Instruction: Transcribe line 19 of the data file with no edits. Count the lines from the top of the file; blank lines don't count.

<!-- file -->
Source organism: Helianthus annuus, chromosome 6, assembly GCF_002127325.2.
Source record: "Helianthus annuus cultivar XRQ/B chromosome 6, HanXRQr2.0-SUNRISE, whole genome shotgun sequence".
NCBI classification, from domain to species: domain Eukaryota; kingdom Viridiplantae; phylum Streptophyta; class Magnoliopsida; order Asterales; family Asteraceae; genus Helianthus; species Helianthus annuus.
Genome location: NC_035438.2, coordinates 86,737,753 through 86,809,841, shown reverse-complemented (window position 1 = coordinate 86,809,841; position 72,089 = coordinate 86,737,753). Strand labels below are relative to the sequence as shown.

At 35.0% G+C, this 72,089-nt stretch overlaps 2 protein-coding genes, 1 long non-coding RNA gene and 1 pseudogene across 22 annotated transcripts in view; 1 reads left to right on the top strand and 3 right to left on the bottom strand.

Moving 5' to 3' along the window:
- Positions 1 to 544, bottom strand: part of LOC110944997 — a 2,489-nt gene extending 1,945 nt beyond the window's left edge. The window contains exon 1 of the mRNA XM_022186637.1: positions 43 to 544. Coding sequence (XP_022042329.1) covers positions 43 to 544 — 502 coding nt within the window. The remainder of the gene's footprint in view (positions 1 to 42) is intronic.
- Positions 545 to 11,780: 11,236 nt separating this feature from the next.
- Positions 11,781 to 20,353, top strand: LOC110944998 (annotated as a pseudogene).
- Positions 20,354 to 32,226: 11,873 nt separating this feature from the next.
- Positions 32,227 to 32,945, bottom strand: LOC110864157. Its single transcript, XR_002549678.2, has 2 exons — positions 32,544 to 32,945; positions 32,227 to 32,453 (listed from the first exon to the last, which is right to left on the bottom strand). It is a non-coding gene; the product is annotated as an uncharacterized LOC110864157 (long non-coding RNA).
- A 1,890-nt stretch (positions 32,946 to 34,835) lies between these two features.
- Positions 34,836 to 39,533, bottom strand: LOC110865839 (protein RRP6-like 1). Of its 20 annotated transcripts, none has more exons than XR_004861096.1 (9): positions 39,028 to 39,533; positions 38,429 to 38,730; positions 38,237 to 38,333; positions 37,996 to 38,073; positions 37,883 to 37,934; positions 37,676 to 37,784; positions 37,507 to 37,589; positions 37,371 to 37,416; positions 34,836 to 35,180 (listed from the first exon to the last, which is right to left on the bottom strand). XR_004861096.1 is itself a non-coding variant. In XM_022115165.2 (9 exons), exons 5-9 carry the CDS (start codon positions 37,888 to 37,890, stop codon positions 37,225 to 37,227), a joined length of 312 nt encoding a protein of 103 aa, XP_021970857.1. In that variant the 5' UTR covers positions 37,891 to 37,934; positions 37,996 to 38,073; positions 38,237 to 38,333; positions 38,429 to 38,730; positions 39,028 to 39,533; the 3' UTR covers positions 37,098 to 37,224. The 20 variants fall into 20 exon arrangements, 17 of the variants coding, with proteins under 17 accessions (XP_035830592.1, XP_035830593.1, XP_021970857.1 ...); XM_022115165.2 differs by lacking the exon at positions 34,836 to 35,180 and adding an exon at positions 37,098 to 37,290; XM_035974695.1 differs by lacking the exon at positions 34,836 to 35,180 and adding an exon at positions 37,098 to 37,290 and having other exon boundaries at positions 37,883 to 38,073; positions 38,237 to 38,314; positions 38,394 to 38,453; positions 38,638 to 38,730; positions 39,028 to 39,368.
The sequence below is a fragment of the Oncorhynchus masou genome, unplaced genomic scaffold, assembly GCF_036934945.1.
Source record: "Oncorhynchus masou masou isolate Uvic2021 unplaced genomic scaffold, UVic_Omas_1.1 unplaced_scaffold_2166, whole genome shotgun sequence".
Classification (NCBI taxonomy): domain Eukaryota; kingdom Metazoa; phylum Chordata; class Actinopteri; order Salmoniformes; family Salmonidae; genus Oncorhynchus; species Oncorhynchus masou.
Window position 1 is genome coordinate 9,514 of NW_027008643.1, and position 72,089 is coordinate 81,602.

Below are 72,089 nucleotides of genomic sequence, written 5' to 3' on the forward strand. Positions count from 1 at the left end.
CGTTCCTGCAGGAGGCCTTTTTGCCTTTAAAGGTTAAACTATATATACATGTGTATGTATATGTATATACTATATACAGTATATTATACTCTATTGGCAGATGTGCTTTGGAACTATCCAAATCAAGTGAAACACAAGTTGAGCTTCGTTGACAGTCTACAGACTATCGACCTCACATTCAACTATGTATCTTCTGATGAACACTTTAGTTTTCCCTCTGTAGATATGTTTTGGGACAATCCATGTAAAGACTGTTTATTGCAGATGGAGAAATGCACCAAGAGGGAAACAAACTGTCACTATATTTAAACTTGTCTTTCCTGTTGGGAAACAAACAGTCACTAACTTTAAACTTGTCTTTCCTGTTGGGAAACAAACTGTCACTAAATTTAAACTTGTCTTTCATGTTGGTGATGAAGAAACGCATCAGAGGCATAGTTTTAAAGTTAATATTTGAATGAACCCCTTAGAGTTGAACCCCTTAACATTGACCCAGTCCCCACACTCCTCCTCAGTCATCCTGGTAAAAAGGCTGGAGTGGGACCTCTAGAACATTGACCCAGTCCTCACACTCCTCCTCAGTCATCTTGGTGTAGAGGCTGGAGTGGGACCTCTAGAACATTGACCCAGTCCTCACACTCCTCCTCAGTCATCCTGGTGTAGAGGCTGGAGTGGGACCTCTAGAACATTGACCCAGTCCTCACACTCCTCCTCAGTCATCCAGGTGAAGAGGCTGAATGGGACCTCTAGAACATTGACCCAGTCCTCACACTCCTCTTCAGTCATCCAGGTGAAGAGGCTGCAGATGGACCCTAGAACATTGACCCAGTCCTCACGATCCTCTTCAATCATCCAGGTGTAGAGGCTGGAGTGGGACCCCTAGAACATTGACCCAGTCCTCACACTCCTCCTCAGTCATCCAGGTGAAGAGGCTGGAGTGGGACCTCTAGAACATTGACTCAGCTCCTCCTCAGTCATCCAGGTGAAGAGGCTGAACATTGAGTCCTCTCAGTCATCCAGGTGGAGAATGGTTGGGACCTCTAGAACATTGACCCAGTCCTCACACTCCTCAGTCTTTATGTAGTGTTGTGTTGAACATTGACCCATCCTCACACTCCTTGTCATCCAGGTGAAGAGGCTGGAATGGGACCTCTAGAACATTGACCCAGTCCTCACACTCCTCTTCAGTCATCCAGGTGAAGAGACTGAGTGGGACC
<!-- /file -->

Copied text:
CGTTCCTGCAGGAGGCCTTTTTGCCTTTAAAGGTTAAACTATATATACATGTGTATGTATATGTATATACTATATACAGTATATTATACTCTATTGGCAGATGTGCTTTGGAACTATCCAAATCAAGTGAAACACAAGTTGAGCTTCGTTGACAGTCTACAGACTATCGACCTCACATTCAACTATGTATCTTCTGATGAACACTTTAGTTTTCCCTCTGTAGATATGTTTTGGGACAATCCATGTAAAGACTGTTTATTGCAGATGGAGAAATGCACCAAGAGGGAAACAAACTGTCACTATATTTAAACTTGTCTTTCCTGTTGGGAAACAAACAGTCACTAACTTTAAACTTGTCTTTCCTGTTGGGAAACAAACTGTCACTAAATTTAAACTTGTCTTTCATGTTGGTGATGAAGAAACGCATCAGAGGCATAGTTTTAAAGTTAATATTTGAATGAACCCCTTAGAGTTGAACCCCTTAACATTGACCCAGTCCCCACACTCCTCCTCAGTCATCCTGGTAAAAAGGCTGGAGTGGGACCTCTAGAACATTGACCCAGTCCTCACACTCCTCCTCAGTCATCTTGGTGTAGAGGCTGGAGTGGGACCTCTAGAACATTGACCCAGTCCTCACACTCCTCCTCAGTCATCCTGGTGTAGAGGCTGGAGTGGGACCTCTAGAACATTGACCCAGTCCTCACACTCCTCCTCAGTCATCCAGGTGAAGAGGCTGAATGGGACCTCTAGAACATTGACCCAGTCCTCACACTCCTCTTCAGTCATCCAGGTGAAGAGGCTGCAGATGGACCCTAGAACATTGACCCAGTCCTCACGATCCTCTTCAATCATCCAGGTGTAGAGGCTGGAGTGGGACCCCTAGAACATTGACCCAGTCCTCACACTCCTCCTCAGTCATCCAGGTGAAGAGGCTGGAGTGGGACCTCTAGAACATTGACTCAGCTCCTCCTCAGTCATCCAGGTGAAGAGGCTGAACATTGAGTCCTCTCAGTCATCCAGGTGGAGAATGGTTGGGACCTCTAGAACATTGACCCAGTCCTCACACTCCTCAGTCTTTATGTAGTGTTGTGTTGAACATTGACCCATCCTCACACTCCTTGTCATCCAGGTGAAGAGGCTGGAATGGGACCTCTAGAACATTGACCCAGTCCTCACACTCCTCTTCAGTCATCCAGGTGAAGAGACTGAGTGGGACC